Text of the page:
Vincent Millays sonnet “Love Is Not All: It Is Not Meat nor Drink”(page 936). This poem uses indirect theme and abrupt change in message to addmore emphasis the meaning of the poem. By beginning the poem with an image thatcontrasts the main theme, the poet is able to inflict a more vivid impression onthe reader. Even the title of Millays sonnet gives us an idea of what thepoems theme is likely to be.
“Love is not all” suggests that the personais decrying love. It prepares the reader for a put-down of love and all thingsromantic. Millay proceeds to use a group of anti-similes that declare what loveis not; “it is not meat nor drink,” therefor we presumably can not livewithout it. Love will not refresh you or protect you from the elements, as it isnot “slumber nor a roof against the rain. ” She then relates love to “afloating spar to men that sink,” stating that it will not support you in timesof disaster.
The entire first six lines generally knock love by declaring ituseless and unsubstantial. After reading this the reader jumps to the conclusionthat they know what Millays message is. The turning point of the poem is theseventh line. “Yet many a man is making friends with death / Even as I speak,for lack of love alone” contradicts everything the reader is led to believethus far. The following lines are equally contrary to the initial message.
Theystate that though love may not be absolutely necessary, life is hardly worthliving without it. The persona states that though in a time of “nagging bywant past resolutions power” she could trade her lovers affection for amoment of relief, she doubts that she would. This change of message is one ofthe more delicate and indirect tools used to drive a point home to the reader. If we simply read the last sestet of the poem, the message seems trivial andmundane. The persona wouldnt trade her love for anything. So what.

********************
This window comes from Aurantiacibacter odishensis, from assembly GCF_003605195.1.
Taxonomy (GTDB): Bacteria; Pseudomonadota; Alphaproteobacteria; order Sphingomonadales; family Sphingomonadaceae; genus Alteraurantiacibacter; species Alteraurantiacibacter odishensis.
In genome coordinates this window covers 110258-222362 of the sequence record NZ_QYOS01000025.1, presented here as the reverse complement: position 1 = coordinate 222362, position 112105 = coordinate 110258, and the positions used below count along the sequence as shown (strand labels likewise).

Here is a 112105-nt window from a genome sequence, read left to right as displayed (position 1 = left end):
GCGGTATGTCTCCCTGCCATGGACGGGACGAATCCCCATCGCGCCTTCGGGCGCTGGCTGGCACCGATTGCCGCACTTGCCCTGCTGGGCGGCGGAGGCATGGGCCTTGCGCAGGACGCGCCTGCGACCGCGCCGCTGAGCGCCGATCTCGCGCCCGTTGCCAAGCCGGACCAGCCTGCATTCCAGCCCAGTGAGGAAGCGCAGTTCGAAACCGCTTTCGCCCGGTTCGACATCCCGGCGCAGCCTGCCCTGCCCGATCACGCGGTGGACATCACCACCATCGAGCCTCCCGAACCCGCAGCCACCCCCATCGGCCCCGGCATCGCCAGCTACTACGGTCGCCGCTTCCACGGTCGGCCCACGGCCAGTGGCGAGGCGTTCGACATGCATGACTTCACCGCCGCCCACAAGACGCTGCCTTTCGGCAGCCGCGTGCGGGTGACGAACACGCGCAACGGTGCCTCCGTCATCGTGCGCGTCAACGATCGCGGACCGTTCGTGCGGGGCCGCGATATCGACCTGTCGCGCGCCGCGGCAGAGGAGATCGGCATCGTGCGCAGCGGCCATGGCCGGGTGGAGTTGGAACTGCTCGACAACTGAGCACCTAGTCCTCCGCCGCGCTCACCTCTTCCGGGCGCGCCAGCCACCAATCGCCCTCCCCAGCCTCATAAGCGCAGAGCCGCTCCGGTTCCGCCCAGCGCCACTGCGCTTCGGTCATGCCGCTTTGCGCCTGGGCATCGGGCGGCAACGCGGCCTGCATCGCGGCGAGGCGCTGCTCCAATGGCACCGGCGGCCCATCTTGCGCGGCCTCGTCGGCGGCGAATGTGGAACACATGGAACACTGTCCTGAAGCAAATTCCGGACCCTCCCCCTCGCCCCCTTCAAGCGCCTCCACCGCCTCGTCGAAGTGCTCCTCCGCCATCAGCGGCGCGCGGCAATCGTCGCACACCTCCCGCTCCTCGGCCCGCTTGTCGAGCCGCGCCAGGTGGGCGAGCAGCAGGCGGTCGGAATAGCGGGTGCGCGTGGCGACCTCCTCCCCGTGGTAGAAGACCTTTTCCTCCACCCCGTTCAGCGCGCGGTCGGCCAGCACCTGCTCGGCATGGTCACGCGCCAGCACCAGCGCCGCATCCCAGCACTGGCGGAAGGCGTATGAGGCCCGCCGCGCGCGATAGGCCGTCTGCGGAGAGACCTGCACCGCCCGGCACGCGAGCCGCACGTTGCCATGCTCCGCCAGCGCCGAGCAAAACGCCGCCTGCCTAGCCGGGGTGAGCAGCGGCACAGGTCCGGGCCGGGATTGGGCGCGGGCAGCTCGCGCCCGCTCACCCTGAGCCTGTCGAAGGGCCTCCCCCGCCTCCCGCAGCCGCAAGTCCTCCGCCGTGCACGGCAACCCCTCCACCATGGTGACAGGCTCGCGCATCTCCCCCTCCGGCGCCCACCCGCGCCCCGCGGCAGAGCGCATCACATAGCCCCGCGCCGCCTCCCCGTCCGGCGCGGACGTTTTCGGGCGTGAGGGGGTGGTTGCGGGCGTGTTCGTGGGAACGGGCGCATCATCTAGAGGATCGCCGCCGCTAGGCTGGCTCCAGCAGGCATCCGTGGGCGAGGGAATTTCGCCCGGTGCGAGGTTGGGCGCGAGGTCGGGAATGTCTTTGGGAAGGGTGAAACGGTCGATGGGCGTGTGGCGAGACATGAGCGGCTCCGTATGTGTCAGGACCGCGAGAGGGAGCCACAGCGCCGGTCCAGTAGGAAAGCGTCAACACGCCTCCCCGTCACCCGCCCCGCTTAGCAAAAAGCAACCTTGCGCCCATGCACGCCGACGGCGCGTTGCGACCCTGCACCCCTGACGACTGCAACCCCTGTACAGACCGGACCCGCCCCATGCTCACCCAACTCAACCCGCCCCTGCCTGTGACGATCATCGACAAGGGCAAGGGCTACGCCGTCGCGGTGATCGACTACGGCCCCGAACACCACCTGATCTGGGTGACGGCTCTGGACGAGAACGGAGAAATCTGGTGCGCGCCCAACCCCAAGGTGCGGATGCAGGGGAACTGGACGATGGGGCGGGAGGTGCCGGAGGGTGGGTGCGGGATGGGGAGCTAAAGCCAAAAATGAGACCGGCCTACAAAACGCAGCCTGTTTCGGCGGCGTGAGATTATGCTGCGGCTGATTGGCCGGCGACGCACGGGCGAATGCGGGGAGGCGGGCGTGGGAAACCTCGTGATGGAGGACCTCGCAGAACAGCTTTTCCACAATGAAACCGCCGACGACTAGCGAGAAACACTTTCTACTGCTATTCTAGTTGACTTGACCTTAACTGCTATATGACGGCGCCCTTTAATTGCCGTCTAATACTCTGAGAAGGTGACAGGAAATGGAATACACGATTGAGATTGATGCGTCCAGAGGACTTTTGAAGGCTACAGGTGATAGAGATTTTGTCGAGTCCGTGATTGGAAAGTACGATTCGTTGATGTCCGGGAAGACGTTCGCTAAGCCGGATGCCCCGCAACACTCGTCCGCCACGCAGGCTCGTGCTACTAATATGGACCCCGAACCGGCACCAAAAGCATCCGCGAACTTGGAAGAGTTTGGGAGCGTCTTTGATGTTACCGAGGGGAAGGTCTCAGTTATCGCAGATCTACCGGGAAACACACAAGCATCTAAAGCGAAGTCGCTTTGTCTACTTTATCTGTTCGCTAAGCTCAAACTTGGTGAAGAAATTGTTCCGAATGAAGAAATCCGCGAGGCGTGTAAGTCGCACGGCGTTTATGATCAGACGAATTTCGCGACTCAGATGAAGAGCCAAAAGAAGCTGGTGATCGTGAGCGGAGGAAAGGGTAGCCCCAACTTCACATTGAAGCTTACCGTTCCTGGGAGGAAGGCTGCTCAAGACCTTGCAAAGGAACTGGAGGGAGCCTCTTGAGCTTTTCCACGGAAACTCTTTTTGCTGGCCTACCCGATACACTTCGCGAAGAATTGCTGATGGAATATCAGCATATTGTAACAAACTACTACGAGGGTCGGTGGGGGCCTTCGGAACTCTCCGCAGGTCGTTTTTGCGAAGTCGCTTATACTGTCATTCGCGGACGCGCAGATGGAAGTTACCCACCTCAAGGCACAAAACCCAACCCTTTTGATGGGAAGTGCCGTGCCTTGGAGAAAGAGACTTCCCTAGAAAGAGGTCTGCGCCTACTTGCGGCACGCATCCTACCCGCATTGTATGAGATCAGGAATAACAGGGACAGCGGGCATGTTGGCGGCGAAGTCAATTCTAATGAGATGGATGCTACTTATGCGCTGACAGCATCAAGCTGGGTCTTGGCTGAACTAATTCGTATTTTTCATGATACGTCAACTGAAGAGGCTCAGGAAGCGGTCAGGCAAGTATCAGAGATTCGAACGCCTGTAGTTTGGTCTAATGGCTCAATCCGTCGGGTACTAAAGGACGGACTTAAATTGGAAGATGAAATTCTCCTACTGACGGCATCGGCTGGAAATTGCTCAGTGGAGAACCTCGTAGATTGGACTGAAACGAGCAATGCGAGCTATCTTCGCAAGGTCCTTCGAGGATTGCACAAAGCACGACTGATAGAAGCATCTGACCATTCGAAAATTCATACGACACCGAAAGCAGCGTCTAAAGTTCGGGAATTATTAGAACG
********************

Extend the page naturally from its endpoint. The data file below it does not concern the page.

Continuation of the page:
It has noemphasis, and lacks voice. The reader is left with no lasting impression. However, when read with the first octet included, the poem takes on a newimportance. The sudden contrast in mood and theme catches the readersattention. Contrast is used in all forms of art and imagery.
Visual artists usecontrasting colors and light and dark to make an image more independent anddefined. When held to a dark backdrop, a white object appears much more vividthan it would against a light backdrop. A soft melody proceeding a loudcrescendo is often used by musicians to make the latter even more impressive andoverwhelming. Millays use of contrast in this poem punctuates the message ina similar manner. The last line jumps upon the reader with emphasis. To createthis emphasis, she employs inconsistent line structure and rhyme scheme inaddition to the theme change.
Throughout the sonnet, the lines are long and fullof many-syllable words. The final line, however, is very simple. It containssingle syllable words, and uses no figurative language. “It well may be. I donot think I would” simply states the message. The prolific use of figurativespeech earlier in the sonnet to state the opposing thought makes this line morememorable and powerful.
This line does not fit into the rhyme scheme of thesonnet, either. Lines one through twelve follow the standard scheme of abab. Lines thirteen and fourteen, however, dont rhyme. Millay breaks away from therest of the poem, giving the last lines independence.
These techniques combinewith the change in message to embed the theme deep into the readers mind. Contrast is a very effective tool in poetry. Just as clever metaphor andinnuendo catch the readers attention and emphasize a point moreauthoritatively than simple statement; contrast leaves a thought with a readerlong after they have read the poem. Millay utilizes several forms of contrast in”Love Is Not All,” the result being a poem that expresses distinctly thatlove is indeed all.